The whole process is timed with the menstrual cycle, so specific hormones are injected during the follicular phase (when the ovarian follicles that store the eggs begin to grow and mature) beginning on day 2 or 3 of menstruation. The fertility specialists monitor follicle growth and count every few days with a pelvic ultrasound and bloodwork. As the follicles mature, indicating ovulation to be close, a different medication is given to delay ovulation until the mature eggs can be retrieved.
The retrieval process is done under light anesthesia in the fertility office. A needle is directed into each ovary through the back of the vaginal vault. Suction is used to retrieve the mature follicles, and after inspection of all eggs to determine which are viable, the eggs can be fast frozen (“vitrified”) and stored in an egg bank until needed. Voila! Now, I have a back-up option post-cancer if I’m unable to conceive naturally! Thank goodness for modern medicine.
Throughout all of that, the worst side effects I had were some moderate bloating and cramping after the egg retrieval. I was also given a separate hormone during the follicle-stimulating phase that helped to avoid an estrogen spike so my mood remained stable throughout (I’m sure my husband appreciated that I wasn’t a hormonal monster through it all). Despite having to delay chemo about 4 weeks to complete this process (remember, they like to time it with your natural cycle), I have no regrets on completing this first for peace of mind alone.
The Cost of Fertility Preservation
Whoever my future kids are, I hope they know I reallllllyyyy want them, because fertility options are not cheap! Most insurances do not cover egg/embryo preservation if you do not have a diagnosis of “infertility” even if you get cancer that you never wanted which might render you infertile… (I’ll refrain from saying any more). The egg retrieval process alone usually costs somewhere around $10k which doesn’t include the annual storage fee for the eggs (mine is about $700 per year).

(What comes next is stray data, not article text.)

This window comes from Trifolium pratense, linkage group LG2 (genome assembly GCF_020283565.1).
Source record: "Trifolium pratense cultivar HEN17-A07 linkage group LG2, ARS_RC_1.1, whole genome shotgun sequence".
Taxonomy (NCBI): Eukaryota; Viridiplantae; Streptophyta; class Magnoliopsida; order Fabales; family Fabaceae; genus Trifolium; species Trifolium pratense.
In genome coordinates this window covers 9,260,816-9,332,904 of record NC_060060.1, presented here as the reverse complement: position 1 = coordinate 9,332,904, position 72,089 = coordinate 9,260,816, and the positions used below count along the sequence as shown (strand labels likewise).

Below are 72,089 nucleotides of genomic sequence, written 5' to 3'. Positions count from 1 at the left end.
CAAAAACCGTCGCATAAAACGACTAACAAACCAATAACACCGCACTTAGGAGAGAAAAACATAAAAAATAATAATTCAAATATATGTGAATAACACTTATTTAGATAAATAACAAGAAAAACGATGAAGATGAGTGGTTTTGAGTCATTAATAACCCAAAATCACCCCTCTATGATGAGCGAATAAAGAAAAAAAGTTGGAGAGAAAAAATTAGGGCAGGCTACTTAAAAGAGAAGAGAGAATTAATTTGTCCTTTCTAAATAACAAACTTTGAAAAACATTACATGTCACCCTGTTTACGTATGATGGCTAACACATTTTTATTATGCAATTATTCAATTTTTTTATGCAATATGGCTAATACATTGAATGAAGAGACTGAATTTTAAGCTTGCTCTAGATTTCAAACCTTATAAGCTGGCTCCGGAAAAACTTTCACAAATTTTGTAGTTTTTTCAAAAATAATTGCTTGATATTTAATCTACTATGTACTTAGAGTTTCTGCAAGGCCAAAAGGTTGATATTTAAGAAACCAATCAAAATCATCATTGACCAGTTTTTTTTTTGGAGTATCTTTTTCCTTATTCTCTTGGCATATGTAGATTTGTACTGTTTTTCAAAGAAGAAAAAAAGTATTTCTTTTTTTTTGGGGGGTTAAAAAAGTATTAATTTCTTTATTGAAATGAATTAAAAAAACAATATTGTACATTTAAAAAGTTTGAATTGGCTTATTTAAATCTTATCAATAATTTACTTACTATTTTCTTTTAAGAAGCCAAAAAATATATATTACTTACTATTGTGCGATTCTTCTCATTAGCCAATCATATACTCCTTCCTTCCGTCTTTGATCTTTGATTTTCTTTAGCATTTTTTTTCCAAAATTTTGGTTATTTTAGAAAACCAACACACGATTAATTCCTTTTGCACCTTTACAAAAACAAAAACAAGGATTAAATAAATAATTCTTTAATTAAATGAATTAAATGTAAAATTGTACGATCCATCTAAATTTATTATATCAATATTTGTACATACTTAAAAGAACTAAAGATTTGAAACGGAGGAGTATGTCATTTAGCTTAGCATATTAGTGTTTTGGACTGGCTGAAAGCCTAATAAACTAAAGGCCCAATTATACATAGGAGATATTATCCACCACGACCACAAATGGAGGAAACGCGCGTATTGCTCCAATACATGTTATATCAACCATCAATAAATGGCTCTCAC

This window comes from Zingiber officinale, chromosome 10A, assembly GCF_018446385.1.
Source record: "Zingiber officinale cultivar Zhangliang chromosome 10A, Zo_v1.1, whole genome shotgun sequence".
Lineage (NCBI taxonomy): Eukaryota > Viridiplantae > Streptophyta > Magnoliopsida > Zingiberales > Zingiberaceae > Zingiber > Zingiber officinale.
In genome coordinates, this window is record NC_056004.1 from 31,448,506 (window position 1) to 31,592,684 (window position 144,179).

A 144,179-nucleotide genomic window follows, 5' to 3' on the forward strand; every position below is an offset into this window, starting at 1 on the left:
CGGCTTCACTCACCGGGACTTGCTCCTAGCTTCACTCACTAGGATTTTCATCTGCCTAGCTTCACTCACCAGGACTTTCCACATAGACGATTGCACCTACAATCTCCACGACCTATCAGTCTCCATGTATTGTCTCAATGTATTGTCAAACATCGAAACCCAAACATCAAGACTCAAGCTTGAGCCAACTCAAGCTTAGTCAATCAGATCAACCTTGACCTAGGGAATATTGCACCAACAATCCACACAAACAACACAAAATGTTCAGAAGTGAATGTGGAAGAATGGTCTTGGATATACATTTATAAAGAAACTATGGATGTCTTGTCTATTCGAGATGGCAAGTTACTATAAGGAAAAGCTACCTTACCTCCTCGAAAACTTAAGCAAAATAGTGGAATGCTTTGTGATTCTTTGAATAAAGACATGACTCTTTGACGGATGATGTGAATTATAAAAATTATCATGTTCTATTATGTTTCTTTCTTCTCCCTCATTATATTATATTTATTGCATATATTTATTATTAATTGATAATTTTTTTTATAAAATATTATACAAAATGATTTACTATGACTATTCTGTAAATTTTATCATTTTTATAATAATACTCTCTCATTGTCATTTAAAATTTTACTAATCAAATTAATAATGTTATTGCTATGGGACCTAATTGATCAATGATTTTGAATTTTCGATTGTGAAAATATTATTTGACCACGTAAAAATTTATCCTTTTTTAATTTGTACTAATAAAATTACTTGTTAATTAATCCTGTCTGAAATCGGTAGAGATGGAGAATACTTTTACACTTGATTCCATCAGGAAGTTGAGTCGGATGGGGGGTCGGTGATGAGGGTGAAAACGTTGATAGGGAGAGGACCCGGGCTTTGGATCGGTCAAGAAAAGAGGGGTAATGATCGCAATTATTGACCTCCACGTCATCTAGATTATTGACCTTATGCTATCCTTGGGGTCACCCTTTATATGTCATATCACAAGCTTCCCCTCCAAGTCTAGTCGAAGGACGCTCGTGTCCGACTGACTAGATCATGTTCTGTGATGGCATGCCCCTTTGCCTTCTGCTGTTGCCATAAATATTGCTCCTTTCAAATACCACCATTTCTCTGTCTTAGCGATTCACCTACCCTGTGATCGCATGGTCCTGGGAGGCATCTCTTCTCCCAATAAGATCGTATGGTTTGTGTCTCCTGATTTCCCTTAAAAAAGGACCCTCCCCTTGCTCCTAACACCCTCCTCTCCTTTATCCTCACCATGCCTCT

Fortunately, there is a great option for cancer thrivers through the Livestrong Foundation. My fertility specialist had me begin paperwork to apply for their grant which covers about 1/3 of the total cost if you qualify (most cancer patients do unless your insurance covers). Ask your fertility doc if this is an option for you!
Options to Preserve Ovarian Function during Chemo
Besides the pre-treatment egg retrieval, my medical oncologist also recommended that I go on a gonadotropin-releasing hormone (GnRH) agonist called Zoladex during chemo. This is a monthly injection that essentially halts ovarian function by blocking GnRH (a hormone released from the hypothalamus in the brain that triggers the release of follicle-stimulating and leutinizing hormones which act directly on the ovaries). The cancer community “lovingly” refers to this state of no periods as “chemopause” because it is essentially a medically-induced menopause complete with joint aches and hot flashes. I have been lucky that my side effects have been mild, and I’m very thankful to give my reproductive system this brief pause while I kick cancer’s ass.
After treatment, once I get the ok from docs, I’ll still be able to try to conceive naturally. The chances of conceiving naturally are lower for those of us who’ve gone through chemo or radiation, but it’s definitely possible! If I need a little help, then I’ve got a few tiny frozen eggs lined up for further fertility treatments down the line.
It’s Okay to Be Concerned about Your Fertility
I’m thankful that my OB/GYN and oncology team were very supportive about fertility preservation prior to starting active treatment. For many women, hearing your plans for a family will likely have to change after cancer is devastating. I didn’t expect to be so emotional about this whole process, to be honest. I’ve always wanted kids some day, but I wasn’t a person who constantly planned my life around it. Even still, early into my diagnosis, I found myself mourning the loss of my potential fertility more than the fact that I could die from cancer. I don’t believe it does anyone any good to stop planning for the future and let cancer have all the control, so be sure to tell your doctors how important saving your reproductive health is to you!
My heart goes out to anyone reading this and going through the same decision-making process. My heart goes out to those of you reading this who are struggling to conceive even without a cancer diagnosis. I’m so thankful to have so many options to consider and know that, in the right time, children will be a part of my journey, too. For those of you just starting out on your cancer and fertility journey, be sure to ask your doctors what the best options are for you!